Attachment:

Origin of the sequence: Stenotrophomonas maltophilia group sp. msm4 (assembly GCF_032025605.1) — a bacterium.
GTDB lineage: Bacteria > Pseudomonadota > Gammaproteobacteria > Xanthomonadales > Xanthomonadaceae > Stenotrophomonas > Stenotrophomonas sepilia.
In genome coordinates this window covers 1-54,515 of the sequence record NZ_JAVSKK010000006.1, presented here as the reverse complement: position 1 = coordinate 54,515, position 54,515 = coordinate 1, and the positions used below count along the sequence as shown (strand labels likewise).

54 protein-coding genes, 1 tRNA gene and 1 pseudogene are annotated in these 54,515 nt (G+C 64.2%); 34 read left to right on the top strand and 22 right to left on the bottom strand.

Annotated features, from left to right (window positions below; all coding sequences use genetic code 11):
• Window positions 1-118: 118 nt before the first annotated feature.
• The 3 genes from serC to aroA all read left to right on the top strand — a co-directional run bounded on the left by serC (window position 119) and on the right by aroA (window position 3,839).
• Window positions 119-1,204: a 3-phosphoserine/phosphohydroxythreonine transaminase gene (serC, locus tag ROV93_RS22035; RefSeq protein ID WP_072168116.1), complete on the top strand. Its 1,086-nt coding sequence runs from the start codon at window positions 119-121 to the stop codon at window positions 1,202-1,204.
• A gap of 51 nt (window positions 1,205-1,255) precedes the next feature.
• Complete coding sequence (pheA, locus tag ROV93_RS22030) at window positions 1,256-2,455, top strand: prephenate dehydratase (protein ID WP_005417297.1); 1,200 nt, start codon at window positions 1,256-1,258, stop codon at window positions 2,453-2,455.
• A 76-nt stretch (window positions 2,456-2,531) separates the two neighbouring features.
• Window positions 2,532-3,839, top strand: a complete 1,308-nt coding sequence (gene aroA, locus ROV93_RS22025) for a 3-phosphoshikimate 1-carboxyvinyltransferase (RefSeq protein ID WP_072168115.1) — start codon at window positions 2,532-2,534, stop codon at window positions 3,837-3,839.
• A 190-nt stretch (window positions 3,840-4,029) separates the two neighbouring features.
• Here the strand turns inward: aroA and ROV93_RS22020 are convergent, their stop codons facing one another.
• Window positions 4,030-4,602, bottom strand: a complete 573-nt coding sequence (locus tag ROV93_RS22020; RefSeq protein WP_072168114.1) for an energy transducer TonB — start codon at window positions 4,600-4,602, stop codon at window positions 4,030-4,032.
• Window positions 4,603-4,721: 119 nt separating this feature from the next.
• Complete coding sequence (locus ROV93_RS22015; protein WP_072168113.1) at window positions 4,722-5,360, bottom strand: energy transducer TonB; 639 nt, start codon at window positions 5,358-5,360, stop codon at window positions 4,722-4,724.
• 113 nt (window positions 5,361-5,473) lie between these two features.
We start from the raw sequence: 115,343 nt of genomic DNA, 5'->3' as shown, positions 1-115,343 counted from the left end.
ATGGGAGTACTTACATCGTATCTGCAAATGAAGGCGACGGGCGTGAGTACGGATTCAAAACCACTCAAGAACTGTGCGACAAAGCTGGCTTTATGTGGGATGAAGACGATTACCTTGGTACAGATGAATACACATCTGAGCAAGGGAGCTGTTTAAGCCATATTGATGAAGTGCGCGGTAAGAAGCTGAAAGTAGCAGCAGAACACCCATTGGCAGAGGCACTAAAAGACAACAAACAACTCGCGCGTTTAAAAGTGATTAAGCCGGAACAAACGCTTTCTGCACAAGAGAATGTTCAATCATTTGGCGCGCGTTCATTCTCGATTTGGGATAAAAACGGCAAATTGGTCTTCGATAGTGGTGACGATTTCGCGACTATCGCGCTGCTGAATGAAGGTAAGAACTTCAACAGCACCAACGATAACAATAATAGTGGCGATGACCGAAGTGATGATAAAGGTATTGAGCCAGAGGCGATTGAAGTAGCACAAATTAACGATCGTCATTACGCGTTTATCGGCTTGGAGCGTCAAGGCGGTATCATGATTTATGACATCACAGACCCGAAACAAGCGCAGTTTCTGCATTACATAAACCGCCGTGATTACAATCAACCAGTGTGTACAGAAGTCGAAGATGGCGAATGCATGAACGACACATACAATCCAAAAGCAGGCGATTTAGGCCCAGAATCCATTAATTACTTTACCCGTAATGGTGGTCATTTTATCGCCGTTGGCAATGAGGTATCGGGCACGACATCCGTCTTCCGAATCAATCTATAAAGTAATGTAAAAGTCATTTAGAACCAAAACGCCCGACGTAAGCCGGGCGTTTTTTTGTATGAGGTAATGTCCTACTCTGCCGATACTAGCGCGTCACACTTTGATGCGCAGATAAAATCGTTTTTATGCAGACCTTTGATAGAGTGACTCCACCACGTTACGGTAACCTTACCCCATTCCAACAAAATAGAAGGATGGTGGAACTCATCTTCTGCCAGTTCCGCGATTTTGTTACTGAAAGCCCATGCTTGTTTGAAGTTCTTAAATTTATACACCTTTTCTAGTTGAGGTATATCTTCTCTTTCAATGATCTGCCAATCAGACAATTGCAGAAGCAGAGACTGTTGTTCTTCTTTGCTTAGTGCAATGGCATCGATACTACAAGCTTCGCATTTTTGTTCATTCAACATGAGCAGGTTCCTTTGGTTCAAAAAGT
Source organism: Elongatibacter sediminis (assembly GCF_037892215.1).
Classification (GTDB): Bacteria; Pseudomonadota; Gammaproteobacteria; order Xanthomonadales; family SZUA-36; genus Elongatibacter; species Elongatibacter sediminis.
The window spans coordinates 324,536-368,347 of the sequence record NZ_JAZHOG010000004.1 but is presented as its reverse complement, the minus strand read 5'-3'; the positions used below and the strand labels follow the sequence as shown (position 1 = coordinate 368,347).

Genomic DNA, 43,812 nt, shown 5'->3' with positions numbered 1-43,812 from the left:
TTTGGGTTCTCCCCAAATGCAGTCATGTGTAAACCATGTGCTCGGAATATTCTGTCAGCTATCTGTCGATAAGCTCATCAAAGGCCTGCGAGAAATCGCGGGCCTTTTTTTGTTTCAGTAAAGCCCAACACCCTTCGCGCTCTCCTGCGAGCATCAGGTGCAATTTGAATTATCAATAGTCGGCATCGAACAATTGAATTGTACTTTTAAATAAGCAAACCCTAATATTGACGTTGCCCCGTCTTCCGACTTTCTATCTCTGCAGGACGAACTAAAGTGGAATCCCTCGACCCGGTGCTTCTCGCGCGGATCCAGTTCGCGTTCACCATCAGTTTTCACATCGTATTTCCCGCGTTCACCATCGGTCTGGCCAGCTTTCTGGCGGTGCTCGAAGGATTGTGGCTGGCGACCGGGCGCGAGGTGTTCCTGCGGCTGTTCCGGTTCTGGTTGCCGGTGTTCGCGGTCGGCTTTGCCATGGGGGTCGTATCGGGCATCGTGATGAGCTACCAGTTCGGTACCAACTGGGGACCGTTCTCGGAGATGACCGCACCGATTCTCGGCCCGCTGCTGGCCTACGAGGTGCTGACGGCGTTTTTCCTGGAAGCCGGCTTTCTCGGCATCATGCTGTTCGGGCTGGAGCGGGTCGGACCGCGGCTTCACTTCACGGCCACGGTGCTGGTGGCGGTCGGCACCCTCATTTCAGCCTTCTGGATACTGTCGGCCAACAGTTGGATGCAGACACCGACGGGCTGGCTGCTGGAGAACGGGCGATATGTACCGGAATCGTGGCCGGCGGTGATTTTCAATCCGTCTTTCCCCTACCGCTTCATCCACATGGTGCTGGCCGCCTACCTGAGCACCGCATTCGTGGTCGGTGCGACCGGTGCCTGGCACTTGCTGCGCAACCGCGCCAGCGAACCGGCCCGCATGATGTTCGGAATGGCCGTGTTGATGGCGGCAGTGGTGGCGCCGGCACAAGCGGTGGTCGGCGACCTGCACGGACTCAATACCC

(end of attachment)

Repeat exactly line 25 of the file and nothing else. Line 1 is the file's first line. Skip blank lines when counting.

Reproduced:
TTTGGGTTCTCCCCAAATGCAGTCATGTGTAAACCATGTGCTCGGAATATTCTGTCAGCTATCTGTCGATAAGCTCATCAAAGGCCTGCGAGAAATCGCGGGCCTTTTTTTGTTTCAGTAAAGCCCAACACCCTTCGCGCTCTCCTGCGAGCATCAGGTGCAATTTGAATTATCAATAGTCGGCATCGAACAATTGAATTGTACTTTTAAATAAGCAAACCCTAATATTGACGTTGCCCCGTCTTCCGACTTTCTATCTCTGCAGGACGAACTAAAGTGGAATCCCTCGACCCGGTGCTTCTCGCGCGGATCCAGTTCGCGTTCACCATCAGTTTTCACATCGTATTTCCCGCGTTCACCATCGGTCTGGCCAGCTTTCTGGCGGTGCTCGAAGGATTGTGGCTGGCGACCGGGCGCGAGGTGTTCCTGCGGCTGTTCCGGTTCTGGTTGCCGGTGTTCGCGGTCGGCTTTGCCATGGGGGTCGTATCGGGCATCGTGATGAGCTACCAGTTCGGTACCAACTGGGGACCGTTCTCGGAGATGACCGCACCGATTCTCGGCCCGCTGCTGGCCTACGAGGTGCTGACGGCGTTTTTCCTGGAAGCCGGCTTTCTCGGCATCATGCTGTTCGGGCTGGAGCGGGTCGGACCGCGGCTTCACTTCACGGCCACGGTGCTGGTGGCGGTCGGCACCCTCATTTCAGCCTTCTGGATACTGTCGGCCAACAGTTGGATGCAGACACCGACGGGCTGGCTGCTGGAGAACGGGCGATATGTACCGGAATCGTGGCCGGCGGTGATTTTCAATCCGTCTTTCCCCTACCGCTTCATCCACATGGTGCTGGCCGCCTACCTGAGCACCGCATTCGTGGTCGGTGCGACCGGTGCCTGGCACTTGCTGCGCAACCGCGCCAGCGAACCGGCCCGCATGATGTTCGGAATGGCCGTGTTGATGGCGGCAGTGGTGGCGCCGGCACAAGCGGTGGTCGGCGACCTGCACGGACTCAATACCC